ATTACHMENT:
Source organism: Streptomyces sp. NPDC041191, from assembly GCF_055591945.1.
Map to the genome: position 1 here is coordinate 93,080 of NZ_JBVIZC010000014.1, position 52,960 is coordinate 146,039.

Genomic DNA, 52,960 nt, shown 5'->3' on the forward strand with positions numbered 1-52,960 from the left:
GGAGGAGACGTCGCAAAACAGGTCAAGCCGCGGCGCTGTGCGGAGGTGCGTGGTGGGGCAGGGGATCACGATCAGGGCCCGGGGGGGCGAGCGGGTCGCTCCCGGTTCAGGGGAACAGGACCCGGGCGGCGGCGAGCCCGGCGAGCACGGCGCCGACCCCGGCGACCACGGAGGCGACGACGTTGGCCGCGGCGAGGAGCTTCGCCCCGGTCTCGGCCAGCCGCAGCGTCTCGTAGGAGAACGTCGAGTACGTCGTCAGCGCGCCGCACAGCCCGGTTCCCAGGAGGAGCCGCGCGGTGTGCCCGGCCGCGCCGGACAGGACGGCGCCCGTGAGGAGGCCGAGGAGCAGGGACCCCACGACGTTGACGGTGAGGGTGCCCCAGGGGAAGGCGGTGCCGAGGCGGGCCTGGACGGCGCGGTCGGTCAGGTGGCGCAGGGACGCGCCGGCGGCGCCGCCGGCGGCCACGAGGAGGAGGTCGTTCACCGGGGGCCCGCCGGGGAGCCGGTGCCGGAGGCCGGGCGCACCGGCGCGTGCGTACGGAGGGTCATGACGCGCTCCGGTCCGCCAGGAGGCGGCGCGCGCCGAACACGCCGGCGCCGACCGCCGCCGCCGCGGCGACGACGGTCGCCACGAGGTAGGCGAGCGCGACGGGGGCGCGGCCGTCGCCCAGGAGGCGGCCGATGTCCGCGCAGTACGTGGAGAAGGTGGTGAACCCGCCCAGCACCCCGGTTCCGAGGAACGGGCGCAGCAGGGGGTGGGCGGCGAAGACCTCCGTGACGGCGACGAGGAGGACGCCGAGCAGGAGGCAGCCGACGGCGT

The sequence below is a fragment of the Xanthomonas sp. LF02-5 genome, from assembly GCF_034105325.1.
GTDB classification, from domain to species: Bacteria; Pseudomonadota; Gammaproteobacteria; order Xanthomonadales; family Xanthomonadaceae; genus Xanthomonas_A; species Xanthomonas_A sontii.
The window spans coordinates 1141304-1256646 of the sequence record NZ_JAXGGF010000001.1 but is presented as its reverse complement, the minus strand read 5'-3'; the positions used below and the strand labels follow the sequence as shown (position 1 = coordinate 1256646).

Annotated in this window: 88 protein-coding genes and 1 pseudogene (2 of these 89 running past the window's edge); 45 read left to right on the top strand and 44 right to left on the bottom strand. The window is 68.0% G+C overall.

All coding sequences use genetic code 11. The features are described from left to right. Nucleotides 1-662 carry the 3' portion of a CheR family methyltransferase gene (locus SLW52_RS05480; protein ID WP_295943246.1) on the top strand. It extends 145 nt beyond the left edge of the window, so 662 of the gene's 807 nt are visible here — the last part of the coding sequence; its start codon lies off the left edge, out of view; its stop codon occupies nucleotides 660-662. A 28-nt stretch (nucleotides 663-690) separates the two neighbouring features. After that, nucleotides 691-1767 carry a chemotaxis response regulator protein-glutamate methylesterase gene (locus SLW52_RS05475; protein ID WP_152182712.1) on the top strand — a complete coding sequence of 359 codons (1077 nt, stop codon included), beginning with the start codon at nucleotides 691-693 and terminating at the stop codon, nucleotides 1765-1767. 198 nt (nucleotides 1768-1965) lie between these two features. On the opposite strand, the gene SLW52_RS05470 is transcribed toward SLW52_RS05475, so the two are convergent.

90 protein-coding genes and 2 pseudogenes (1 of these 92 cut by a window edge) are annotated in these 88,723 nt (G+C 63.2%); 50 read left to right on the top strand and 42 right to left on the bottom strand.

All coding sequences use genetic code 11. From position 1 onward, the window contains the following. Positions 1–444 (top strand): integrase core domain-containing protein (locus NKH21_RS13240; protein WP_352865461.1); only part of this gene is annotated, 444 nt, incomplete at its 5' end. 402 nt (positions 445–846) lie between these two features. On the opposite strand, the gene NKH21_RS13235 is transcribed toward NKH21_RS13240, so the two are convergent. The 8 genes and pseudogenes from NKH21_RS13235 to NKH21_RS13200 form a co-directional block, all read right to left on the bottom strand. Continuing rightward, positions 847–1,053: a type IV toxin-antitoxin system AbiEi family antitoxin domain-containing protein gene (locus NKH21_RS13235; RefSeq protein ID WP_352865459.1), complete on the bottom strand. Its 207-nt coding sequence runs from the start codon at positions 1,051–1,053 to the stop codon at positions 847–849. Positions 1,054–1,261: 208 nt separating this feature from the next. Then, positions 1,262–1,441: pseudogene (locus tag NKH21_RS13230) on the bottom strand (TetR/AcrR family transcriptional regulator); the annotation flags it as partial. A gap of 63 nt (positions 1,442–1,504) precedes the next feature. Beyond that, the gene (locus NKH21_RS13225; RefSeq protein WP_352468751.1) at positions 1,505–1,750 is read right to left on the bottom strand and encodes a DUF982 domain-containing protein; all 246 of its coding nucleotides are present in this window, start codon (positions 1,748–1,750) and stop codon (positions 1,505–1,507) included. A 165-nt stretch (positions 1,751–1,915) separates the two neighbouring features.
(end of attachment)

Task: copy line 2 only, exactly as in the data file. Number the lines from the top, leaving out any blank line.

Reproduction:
Map to the genome: position 1 here is coordinate 93,080 of NZ_JBVIZC010000014.1, position 52,960 is coordinate 146,039.